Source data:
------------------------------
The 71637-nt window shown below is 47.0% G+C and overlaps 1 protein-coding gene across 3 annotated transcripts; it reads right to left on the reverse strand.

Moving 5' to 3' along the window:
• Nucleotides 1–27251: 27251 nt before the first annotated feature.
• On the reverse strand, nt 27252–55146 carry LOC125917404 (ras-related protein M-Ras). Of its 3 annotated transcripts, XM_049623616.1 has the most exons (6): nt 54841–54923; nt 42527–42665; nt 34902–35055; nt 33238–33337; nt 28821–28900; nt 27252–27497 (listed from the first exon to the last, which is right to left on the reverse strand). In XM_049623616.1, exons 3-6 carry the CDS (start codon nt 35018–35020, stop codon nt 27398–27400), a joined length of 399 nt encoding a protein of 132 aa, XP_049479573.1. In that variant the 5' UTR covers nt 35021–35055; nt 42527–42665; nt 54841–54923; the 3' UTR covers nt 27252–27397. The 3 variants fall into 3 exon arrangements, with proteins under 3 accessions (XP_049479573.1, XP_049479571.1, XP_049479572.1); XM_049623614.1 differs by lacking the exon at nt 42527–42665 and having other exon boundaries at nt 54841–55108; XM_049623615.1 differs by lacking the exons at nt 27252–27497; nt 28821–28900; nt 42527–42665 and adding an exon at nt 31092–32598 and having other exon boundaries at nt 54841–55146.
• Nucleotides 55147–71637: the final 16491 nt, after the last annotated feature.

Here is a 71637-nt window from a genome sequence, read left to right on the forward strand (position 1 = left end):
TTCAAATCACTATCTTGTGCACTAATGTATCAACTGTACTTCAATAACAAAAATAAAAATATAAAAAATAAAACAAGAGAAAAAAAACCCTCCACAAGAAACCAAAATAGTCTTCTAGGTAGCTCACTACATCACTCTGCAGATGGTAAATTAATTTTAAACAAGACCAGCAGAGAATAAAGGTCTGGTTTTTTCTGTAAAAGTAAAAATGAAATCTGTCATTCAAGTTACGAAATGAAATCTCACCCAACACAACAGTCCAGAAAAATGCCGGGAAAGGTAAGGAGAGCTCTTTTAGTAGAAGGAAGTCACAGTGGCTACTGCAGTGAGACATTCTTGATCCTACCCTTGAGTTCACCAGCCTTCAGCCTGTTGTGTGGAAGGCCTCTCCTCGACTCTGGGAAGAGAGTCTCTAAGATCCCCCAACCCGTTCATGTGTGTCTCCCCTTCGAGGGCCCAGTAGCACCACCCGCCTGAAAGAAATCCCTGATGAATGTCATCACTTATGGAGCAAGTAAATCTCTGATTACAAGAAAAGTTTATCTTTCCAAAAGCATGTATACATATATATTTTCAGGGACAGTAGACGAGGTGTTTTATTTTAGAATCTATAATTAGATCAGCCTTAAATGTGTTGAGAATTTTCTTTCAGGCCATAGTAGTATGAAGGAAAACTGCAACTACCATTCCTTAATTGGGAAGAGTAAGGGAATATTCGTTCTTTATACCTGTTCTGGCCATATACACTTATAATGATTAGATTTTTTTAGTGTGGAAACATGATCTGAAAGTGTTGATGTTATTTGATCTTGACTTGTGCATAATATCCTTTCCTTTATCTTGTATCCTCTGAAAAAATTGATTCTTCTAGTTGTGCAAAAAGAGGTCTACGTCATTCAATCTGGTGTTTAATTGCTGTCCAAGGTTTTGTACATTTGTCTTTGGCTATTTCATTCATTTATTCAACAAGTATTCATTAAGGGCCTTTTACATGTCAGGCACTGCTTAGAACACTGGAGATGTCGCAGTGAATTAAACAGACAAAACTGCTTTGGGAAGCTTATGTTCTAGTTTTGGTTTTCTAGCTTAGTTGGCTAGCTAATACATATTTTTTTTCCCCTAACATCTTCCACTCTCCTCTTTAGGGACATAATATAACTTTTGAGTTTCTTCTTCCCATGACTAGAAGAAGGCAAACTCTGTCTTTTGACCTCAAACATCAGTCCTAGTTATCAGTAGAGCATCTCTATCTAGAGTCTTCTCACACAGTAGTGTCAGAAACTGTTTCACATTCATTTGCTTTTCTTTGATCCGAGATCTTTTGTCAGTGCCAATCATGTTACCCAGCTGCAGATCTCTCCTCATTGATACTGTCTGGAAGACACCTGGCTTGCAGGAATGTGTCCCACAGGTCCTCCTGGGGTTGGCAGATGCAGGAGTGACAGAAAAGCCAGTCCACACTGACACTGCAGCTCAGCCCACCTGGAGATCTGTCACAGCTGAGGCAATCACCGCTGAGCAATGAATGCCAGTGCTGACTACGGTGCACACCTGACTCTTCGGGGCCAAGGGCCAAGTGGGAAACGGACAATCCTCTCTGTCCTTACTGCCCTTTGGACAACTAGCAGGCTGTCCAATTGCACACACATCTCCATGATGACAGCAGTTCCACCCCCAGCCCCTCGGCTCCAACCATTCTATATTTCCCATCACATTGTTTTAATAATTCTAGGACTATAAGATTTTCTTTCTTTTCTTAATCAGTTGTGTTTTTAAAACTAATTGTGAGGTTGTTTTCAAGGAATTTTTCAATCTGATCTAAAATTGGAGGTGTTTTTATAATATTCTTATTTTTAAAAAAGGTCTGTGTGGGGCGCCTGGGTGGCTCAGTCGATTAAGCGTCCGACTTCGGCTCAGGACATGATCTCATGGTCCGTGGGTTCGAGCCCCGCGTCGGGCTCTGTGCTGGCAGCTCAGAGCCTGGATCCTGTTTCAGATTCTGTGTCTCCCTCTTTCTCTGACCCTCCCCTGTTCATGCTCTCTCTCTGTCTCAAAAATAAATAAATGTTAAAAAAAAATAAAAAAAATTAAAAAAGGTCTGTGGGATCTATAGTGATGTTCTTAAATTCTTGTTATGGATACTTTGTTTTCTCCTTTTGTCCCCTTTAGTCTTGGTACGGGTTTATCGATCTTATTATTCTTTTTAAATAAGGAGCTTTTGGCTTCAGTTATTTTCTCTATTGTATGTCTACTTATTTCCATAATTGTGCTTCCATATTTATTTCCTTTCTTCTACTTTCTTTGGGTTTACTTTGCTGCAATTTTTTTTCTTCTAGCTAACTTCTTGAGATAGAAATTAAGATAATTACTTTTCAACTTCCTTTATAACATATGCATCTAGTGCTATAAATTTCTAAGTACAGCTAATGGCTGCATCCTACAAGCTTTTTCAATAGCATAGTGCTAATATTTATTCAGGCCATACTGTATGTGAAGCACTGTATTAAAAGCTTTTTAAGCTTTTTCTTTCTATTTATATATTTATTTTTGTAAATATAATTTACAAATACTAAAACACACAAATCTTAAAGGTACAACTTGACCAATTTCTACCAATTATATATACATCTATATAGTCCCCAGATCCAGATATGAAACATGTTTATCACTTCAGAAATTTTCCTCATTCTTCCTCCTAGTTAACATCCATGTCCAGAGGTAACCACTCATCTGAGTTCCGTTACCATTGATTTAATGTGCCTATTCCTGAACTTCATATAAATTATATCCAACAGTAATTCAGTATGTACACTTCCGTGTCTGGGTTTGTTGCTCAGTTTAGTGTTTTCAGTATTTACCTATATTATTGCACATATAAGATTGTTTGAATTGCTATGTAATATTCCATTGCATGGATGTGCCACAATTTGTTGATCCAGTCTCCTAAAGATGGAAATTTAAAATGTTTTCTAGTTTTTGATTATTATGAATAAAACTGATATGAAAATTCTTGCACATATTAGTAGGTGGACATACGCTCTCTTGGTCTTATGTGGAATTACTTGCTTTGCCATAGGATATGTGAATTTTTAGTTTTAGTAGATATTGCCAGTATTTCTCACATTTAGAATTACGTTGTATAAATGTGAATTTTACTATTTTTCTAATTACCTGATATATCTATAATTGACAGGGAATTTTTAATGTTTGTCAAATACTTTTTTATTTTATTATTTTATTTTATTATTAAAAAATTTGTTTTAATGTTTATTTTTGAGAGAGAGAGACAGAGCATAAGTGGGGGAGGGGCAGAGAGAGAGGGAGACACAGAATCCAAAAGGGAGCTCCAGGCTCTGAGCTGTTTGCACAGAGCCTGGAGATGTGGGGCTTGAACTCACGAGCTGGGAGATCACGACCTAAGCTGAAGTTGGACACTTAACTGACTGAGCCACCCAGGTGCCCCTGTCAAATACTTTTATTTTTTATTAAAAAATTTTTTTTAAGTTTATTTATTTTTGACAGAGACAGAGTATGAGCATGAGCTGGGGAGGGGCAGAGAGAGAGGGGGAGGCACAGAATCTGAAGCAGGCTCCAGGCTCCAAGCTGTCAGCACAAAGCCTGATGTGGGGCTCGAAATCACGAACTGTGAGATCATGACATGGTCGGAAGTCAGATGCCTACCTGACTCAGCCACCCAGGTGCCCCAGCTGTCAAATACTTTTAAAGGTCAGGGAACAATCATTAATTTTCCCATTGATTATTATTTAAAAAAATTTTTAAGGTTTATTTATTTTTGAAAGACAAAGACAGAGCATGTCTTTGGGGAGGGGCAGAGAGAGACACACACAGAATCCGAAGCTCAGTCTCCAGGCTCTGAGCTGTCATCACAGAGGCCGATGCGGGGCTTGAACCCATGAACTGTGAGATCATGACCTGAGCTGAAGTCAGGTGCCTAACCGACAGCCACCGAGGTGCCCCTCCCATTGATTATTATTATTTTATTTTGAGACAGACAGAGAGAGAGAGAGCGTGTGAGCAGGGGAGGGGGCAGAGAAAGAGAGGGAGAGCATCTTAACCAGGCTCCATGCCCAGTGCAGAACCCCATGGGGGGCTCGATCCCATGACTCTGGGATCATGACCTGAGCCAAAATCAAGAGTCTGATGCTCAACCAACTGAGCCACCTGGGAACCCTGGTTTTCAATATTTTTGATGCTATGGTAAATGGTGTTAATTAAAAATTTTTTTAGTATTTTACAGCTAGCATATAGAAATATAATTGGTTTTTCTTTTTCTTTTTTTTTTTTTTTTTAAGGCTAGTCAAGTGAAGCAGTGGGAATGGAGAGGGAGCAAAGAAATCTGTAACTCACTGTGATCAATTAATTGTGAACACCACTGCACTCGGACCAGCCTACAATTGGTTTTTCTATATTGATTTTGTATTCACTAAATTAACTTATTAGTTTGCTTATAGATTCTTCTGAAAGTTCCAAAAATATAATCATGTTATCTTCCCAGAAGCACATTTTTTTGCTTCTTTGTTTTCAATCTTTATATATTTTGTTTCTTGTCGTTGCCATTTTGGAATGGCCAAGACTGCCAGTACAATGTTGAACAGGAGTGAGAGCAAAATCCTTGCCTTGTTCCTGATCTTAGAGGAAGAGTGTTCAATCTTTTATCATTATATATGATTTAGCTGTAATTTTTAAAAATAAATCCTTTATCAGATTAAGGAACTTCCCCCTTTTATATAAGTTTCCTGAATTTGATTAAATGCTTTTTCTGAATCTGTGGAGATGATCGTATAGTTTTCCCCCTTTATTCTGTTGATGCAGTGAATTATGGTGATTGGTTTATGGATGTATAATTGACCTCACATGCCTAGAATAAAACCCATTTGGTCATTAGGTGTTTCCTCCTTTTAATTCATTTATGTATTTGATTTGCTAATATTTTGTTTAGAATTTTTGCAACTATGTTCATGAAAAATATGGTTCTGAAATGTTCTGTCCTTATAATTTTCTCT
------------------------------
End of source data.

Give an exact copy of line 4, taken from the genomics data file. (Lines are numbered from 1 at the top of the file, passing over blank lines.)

• On the reverse strand, nt 27252–55146 carry LOC125917404 (ras-related protein M-Ras). Of its 3 annotated transcripts, XM_049623616.1 has the most exons (6): nt 54841–54923; nt 42527–42665; nt 34902–35055; nt 33238–33337; nt 28821–28900; nt 27252–27497 (listed from the first exon to the last, which is right to left on the reverse strand). In XM_049623616.1, exons 3-6 carry the CDS (start codon nt 35018–35020, stop codon nt 27398–27400), a joined length of 399 nt encoding a protein of 132 aa, XP_049479573.1. In that variant the 5' UTR covers nt 35021–35055; nt 42527–42665; nt 54841–54923; the 3' UTR covers nt 27252–27397. The 3 variants fall into 3 exon arrangements, with proteins under 3 accessions (XP_049479573.1, XP_049479571.1, XP_049479572.1); XM_049623614.1 differs by lacking the exon at nt 42527–42665 and having other exon boundaries at nt 54841–55108; XM_049623615.1 differs by lacking the exons at nt 27252–27497; nt 28821–28900; nt 42527–42665 and adding an exon at nt 31092–32598 and having other exon boundaries at nt 54841–55146.